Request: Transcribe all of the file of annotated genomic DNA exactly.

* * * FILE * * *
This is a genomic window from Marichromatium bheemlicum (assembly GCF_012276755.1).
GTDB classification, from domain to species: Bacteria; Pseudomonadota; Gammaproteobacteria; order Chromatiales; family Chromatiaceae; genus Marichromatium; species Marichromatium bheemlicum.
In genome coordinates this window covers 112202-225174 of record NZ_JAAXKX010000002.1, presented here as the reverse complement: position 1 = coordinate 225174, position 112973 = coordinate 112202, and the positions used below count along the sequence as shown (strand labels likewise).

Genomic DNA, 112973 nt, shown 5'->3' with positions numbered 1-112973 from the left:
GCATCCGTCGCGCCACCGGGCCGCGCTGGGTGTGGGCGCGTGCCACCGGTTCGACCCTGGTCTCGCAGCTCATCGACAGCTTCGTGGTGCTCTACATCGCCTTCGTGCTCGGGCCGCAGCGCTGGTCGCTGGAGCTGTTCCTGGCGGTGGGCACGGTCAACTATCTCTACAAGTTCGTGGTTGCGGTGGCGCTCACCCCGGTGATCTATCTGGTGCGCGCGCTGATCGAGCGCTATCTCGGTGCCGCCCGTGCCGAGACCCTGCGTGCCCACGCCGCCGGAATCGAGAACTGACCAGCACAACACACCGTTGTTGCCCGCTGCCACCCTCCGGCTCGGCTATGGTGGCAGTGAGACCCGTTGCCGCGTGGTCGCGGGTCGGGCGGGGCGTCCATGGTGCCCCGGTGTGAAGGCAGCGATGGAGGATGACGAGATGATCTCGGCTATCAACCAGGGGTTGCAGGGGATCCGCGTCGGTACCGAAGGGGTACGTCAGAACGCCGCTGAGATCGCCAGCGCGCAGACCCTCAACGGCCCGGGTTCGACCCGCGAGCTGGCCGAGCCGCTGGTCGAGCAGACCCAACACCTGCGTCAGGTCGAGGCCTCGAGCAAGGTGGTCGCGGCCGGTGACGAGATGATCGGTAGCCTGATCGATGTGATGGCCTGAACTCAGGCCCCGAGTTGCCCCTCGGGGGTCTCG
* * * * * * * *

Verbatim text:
This is a genomic window from Marichromatium bheemlicum (assembly GCF_012276755.1).
GTDB classification, from domain to species: Bacteria; Pseudomonadota; Gammaproteobacteria; order Chromatiales; family Chromatiaceae; genus Marichromatium; species Marichromatium bheemlicum.
In genome coordinates this window covers 112202-225174 of record NZ_JAAXKX010000002.1, presented here as the reverse complement: position 1 = coordinate 225174, position 112973 = coordinate 112202, and the positions used below count along the sequence as shown (strand labels likewise).

Genomic DNA, 112973 nt, shown 5'->3' with positions numbered 1-112973 from the left:
GCATCCGTCGCGCCACCGGGCCGCGCTGGGTGTGGGCGCGTGCCACCGGTTCGACCCTGGTCTCGCAGCTCATCGACAGCTTCGTGGTGCTCTACATCGCCTTCGTGCTCGGGCCGCAGCGCTGGTCGCTGGAGCTGTTCCTGGCGGTGGGCACGGTCAACTATCTCTACAAGTTCGTGGTTGCGGTGGCGCTCACCCCGGTGATCTATCTGGTGCGCGCGCTGATCGAGCGCTATCTCGGTGCCGCCCGTGCCGAGACCCTGCGTGCCCACGCCGCCGGAATCGAGAACTGACCAGCACAACACACCGTTGTTGCCCGCTGCCACCCTCCGGCTCGGCTATGGTGGCAGTGAGACCCGTTGCCGCGTGGTCGCGGGTCGGGCGGGGCGTCCATGGTGCCCCGGTGTGAAGGCAGCGATGGAGGATGACGAGATGATCTCGGCTATCAACCAGGGGTTGCAGGGGATCCGCGTCGGTACCGAAGGGGTACGTCAGAACGCCGCTGAGATCGCCAGCGCGCAGACCCTCAACGGCCCGGGTTCGACCCGCGAGCTGGCCGAGCCGCTGGTCGAGCAGACCCAACACCTGCGTCAGGTCGAGGCCTCGAGCAAGGTGGTCGCGGCCGGTGACGAGATGATCGGTAGCCTGATCGATGTGATGGCCTGAACTCAGGCCCCGAGTTGCCCCTCGGGGGTCTCG